skip to main content


Title: Evaluating the impact of international airline suspensions on the early global spread of COVID-19
Global airline networks play a key role in the global importation of emerging infectious diseases. Detailed information on air traffic between international airports has been demonstrated to be useful in retrospectively validating and prospectively predicting case emergence in other countries. In this paper, we use a well-established metric known as effective distance on the global air traffic data from IATA to quantify risk of emergence for different countries as a consequence of direct importation from China, and compare it against arrival times for the first 24 countries. Using this model trained on official first reports from WHO, we estimate time of arrival (ToA) for all other countries. We then incorporate data on airline suspensions to recompute the effective distance and assess the effect of such cancellations in delaying the estimated arrival time for all other countries. Finally we use the infectious disease vulnerability indices to explain some of the estimated reporting delays.  more » « less
Award ID(s):
1633028 1443054 1916805
NSF-PAR ID:
10213761
Author(s) / Creator(s):
; ; ; ; ; ; ; ; ; ; ; ; ; ; ; ; ; ; ; more » ; ; ; ; ; ; ; ; ; « less
Date Published:
Journal Name:
medRxiv
Format(s):
Medium: X
Sponsoring Org:
National Science Foundation
More Like this
  1. Since its outbreak in December 2019, the novel coronavirus 2019 (COVID-19) has spread to 191 countries and caused millions of deaths. Many countries have experienced multiple epidemic waves and faced containment pressures from both domestic and international transmission. In this study, we conduct a multiscale geographic analysis of the spread of COVID-19 in a policy-influenced dynamic network to quantify COVID-19 importation risk under different policy scenarios using evidence from China. Our spatial dynamic panel data (SDPD) model explicitly distinguishes the effects of travel flows from the effects of transmissibility within cities, across cities, and across national borders. We find that within-city transmission was the dominant transmission mechanism in China at the beginning of the outbreak and that all domestic transmission mechanisms were muted or significantly weakened before importation posed a threat. We identify effective containment policies by matching the change points of domestic and importation transmissibility parameters to the timing of various interventions. Our simulations suggest that importation risk is limited when domestic transmission is under control, but that cumulative cases would have been almost 13 times higher if domestic transmissibility had resurged to its precontainment level after importation and 32 times higher if domestic transmissibility had remained at its precontainment level since the outbreak. Our findings provide practical insights into infectious disease containment and call for collaborative and coordinated global suppression efforts.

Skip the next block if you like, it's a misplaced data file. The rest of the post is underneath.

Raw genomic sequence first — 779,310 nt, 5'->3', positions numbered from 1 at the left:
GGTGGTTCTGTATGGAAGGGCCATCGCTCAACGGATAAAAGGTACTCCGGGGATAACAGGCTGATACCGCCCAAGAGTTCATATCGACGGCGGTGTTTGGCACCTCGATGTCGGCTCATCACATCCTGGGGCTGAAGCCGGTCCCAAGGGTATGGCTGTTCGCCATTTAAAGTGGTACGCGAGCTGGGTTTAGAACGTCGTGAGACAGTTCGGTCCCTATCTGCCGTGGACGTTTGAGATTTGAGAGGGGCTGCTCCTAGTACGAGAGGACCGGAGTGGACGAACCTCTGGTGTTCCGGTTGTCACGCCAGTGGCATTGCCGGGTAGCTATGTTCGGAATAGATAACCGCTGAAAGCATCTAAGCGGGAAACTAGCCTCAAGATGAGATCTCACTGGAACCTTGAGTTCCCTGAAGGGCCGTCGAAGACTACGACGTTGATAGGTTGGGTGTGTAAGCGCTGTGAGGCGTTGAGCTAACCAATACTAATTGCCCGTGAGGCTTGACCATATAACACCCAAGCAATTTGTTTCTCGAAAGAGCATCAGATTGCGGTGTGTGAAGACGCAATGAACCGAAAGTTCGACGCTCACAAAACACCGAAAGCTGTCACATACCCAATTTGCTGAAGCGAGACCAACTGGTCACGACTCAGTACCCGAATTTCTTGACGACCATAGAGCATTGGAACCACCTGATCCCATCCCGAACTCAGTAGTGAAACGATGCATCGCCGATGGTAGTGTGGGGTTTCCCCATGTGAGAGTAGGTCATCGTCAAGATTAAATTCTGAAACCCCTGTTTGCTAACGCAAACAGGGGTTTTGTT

more » « less
  2. Abstract

    Despite a number of successful approaches in predicting the spatiotemporal patterns of the novel coronavirus (COVID-19) pandemic and quantifying the effectiveness of non-pharmaceutical interventions starting from data about the initial outbreak location, we lack an intrinsic understanding as outbreak locations shift and evolve. Here, we fill this gap by developing a country distance approach to capture the pandemic’s propagation backbone tree from a complex airline network with multiple and evolving outbreak locations. We apply this approach, which is analogous to the effective resistance in series and parallel circuits, to examine countries’ closeness regarding disease spreading and evaluate the effectiveness of travel restrictions on delaying infections. In particular, we find that 63.2% of travel restrictions implemented as of 1 June 2020 are ineffective. The remaining percentage postponed the disease arrival time by 18.56 days per geographical area and resulted in a total reduction of 13,186,045 infected cases. Our approach enables us to design optimized and coordinated travel restrictions to extend the delay in arrival time and further reduce more infected cases while preserving air travel.

     
    more » « less